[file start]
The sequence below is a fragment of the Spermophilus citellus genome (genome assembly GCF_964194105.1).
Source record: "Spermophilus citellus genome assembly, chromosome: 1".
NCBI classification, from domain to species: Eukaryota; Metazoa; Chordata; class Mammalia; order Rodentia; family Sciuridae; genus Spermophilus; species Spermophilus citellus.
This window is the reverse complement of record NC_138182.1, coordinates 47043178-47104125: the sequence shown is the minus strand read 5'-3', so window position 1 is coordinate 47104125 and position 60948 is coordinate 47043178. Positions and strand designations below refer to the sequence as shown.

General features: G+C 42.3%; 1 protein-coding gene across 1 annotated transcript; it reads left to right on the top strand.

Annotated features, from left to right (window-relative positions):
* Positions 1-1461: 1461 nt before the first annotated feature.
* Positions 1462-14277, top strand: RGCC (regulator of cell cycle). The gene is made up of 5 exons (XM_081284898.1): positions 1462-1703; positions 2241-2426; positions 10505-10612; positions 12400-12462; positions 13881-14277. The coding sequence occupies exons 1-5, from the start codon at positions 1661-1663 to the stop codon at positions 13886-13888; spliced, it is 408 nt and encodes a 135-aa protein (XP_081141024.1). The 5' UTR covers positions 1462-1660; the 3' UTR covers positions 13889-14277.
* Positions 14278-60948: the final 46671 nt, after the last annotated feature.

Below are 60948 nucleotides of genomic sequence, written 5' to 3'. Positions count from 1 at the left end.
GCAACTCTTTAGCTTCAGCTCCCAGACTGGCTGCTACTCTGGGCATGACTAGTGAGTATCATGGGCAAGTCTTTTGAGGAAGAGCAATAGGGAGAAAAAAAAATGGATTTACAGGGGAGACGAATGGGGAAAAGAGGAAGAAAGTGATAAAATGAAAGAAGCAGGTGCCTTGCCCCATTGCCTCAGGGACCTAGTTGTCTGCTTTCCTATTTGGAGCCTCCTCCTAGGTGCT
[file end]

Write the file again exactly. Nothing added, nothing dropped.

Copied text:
The sequence below is a fragment of the Spermophilus citellus genome (genome assembly GCF_964194105.1).
Source record: "Spermophilus citellus genome assembly, chromosome: 1".
NCBI classification, from domain to species: Eukaryota; Metazoa; Chordata; class Mammalia; order Rodentia; family Sciuridae; genus Spermophilus; species Spermophilus citellus.
This window is the reverse complement of record NC_138182.1, coordinates 47043178-47104125: the sequence shown is the minus strand read 5'-3', so window position 1 is coordinate 47104125 and position 60948 is coordinate 47043178. Positions and strand designations below refer to the sequence as shown.

General features: G+C 42.3%; 1 protein-coding gene across 1 annotated transcript; it reads left to right on the top strand.

Annotated features, from left to right (window-relative positions):
* Positions 1-1461: 1461 nt before the first annotated feature.
* Positions 1462-14277, top strand: RGCC (regulator of cell cycle). The gene is made up of 5 exons (XM_081284898.1): positions 1462-1703; positions 2241-2426; positions 10505-10612; positions 12400-12462; positions 13881-14277. The coding sequence occupies exons 1-5, from the start codon at positions 1661-1663 to the stop codon at positions 13886-13888; spliced, it is 408 nt and encodes a 135-aa protein (XP_081141024.1). The 5' UTR covers positions 1462-1660; the 3' UTR covers positions 13889-14277.
* Positions 14278-60948: the final 46671 nt, after the last annotated feature.

Below are 60948 nucleotides of genomic sequence, written 5' to 3'. Positions count from 1 at the left end.
GCAACTCTTTAGCTTCAGCTCCCAGACTGGCTGCTACTCTGGGCATGACTAGTGAGTATCATGGGCAAGTCTTTTGAGGAAGAGCAATAGGGAGAAAAAAAAATGGATTTACAGGGGAGACGAATGGGGAAAAGAGGAAGAAAGTGATAAAATGAAAGAAGCAGGTGCCTTGCCCCATTGCCTCAGGGACCTAGTTGTCTGCTTTCCTATTTGGAGCCTCCTCCTAGGTGCT